A non registration fuck site

First off, this article isn’t about convincing you to visit Yosemite - that should already be on your bucket list.

We're also not writing about how to reserve a campspot at Yosemite because, quite frankly, if you’re just a tiny bit organized then that whole process is pretty easy.

Sometimes you find beautiful spots on here, other times they’re patches of gravel on the side of the road.

Either way, they’re We get it - most people want to be in the Valley and those campgrounds are the busiest for that reason.

The US Forest Service operates campgrounds on a seasonal basis near Yosemite in the Stanislaus National Forest - take a look at how many options are around the park on this handy map.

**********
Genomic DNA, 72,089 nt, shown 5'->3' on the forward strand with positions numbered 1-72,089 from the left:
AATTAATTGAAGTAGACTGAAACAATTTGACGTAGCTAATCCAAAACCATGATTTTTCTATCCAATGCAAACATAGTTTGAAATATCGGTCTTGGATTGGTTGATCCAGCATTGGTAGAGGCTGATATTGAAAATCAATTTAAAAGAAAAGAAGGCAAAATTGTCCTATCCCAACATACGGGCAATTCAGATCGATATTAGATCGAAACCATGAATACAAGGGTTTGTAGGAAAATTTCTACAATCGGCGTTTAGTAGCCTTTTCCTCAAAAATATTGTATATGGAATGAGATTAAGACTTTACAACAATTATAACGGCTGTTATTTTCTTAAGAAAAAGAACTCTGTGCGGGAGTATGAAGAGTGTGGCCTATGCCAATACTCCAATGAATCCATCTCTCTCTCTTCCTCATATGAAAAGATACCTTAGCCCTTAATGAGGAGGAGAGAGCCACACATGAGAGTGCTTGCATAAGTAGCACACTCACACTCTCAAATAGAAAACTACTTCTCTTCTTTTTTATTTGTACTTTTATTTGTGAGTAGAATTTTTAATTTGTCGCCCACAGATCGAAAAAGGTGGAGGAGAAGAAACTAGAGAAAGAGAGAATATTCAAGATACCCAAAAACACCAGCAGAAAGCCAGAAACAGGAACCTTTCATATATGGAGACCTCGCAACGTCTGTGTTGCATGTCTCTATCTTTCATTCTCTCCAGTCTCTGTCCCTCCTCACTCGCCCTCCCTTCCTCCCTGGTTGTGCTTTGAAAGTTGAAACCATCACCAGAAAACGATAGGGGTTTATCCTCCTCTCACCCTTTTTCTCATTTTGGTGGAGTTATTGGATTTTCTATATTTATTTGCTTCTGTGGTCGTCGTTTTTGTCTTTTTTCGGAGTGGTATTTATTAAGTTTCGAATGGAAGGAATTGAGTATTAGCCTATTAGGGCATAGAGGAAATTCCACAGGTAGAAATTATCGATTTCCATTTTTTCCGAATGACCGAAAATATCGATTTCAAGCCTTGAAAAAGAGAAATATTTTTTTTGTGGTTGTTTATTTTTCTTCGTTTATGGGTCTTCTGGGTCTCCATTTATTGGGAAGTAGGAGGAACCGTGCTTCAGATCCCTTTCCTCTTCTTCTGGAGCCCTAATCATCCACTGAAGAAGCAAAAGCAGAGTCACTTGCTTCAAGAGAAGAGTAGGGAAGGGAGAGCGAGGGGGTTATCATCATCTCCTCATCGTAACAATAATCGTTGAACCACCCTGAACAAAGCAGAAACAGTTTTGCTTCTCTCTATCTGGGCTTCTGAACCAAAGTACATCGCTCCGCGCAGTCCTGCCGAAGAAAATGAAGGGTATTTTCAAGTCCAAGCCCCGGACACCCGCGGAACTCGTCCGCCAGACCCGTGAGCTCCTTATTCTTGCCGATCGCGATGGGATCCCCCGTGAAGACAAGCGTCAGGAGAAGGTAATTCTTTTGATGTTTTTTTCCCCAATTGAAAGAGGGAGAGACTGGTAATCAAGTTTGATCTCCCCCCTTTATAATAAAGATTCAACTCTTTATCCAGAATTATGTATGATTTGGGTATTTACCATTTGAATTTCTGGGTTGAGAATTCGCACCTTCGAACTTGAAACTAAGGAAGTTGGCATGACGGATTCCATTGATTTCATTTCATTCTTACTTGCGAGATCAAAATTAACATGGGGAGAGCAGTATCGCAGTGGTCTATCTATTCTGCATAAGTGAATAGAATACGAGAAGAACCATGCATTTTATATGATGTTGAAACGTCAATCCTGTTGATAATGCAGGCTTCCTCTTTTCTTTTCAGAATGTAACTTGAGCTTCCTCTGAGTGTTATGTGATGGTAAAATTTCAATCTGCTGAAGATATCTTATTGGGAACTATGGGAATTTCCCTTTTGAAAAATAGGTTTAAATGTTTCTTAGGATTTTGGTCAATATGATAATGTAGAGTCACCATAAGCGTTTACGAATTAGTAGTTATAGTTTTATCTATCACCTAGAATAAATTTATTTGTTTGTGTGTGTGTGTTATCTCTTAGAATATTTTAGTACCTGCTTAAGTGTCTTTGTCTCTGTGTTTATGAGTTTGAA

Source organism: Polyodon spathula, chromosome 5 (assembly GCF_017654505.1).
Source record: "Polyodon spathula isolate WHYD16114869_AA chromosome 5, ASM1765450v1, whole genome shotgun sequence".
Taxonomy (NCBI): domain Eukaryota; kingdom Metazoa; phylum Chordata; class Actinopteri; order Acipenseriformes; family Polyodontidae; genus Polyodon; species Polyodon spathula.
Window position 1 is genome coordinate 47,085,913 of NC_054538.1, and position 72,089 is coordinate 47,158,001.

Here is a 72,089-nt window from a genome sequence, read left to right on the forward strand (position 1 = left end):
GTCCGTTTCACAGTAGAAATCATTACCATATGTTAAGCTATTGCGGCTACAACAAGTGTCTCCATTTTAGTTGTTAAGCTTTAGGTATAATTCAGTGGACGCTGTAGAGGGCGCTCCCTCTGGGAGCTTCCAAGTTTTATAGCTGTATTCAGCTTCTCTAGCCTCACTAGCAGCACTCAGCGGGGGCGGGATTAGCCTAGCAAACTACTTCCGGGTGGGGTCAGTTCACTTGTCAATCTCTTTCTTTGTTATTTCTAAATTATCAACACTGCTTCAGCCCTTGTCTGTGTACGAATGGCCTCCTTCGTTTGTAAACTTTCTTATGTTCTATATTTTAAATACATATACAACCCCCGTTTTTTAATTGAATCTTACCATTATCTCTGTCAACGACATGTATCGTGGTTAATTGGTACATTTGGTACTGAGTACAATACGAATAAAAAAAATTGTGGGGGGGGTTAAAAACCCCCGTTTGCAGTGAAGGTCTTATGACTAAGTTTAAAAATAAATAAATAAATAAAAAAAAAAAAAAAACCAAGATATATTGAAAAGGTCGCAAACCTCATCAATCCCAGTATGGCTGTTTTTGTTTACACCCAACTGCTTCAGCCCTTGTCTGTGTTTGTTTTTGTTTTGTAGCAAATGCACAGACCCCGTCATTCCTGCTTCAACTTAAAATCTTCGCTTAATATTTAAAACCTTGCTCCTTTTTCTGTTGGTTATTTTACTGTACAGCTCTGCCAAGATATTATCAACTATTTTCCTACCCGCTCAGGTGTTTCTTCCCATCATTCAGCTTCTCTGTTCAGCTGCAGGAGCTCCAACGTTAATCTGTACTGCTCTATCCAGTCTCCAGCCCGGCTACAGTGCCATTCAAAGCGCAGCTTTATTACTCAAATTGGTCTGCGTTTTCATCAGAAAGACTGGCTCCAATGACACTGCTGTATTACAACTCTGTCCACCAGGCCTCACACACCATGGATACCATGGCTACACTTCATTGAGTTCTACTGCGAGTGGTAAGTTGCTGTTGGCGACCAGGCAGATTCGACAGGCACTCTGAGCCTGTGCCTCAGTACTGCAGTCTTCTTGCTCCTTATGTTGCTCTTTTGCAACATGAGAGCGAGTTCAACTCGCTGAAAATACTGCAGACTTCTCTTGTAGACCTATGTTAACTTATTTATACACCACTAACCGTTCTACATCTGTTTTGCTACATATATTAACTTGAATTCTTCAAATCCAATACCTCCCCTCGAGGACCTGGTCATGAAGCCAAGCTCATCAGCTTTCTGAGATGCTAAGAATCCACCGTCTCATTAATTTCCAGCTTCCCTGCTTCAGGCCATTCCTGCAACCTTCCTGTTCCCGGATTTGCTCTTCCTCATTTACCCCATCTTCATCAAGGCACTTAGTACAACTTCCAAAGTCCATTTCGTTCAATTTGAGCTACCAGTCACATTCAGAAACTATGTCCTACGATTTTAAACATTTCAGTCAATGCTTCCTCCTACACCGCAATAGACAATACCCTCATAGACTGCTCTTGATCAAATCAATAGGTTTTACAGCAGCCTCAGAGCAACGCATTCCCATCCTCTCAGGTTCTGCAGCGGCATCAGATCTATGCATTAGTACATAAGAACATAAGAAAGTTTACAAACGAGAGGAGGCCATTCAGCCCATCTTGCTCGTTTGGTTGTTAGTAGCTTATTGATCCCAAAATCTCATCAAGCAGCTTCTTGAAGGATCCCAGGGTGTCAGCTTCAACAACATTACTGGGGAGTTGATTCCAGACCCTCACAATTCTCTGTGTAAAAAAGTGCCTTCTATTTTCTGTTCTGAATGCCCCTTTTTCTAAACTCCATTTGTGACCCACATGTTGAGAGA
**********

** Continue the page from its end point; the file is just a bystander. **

Another alternative, and one of our favorites, is to check out and search for areas around Yosemite.

The park calms down a little in the winter, but even in the “off season” you'd be surprised how busy Yosemite is year round.

Maximize your chances of getting a no-reservations campspot by showing up mid-week.

Once you've staked claim on an open spot, head to the campground registration office to officially lock it down ASAP. If you've found an open site at night, then get up early and be first at the registration office (opens at 9am) - do not snooze on this or you'll spend more time standing in line than catchin' up with El Capitan.

If this is at a campground, there's a slim chance of staying as there’s most likely already a hold on it.

Camping at Porcupine Flat or Tuolumne Meadows might be further than you hoped, but they’ll also be less populated and hopefully quieter.

Be flexible with whatever's open and it'll help land a campspot much quicker than being picky about it.

If you do have a preferred campground, be sure to check at the park entrances that it’s not closed for the season.

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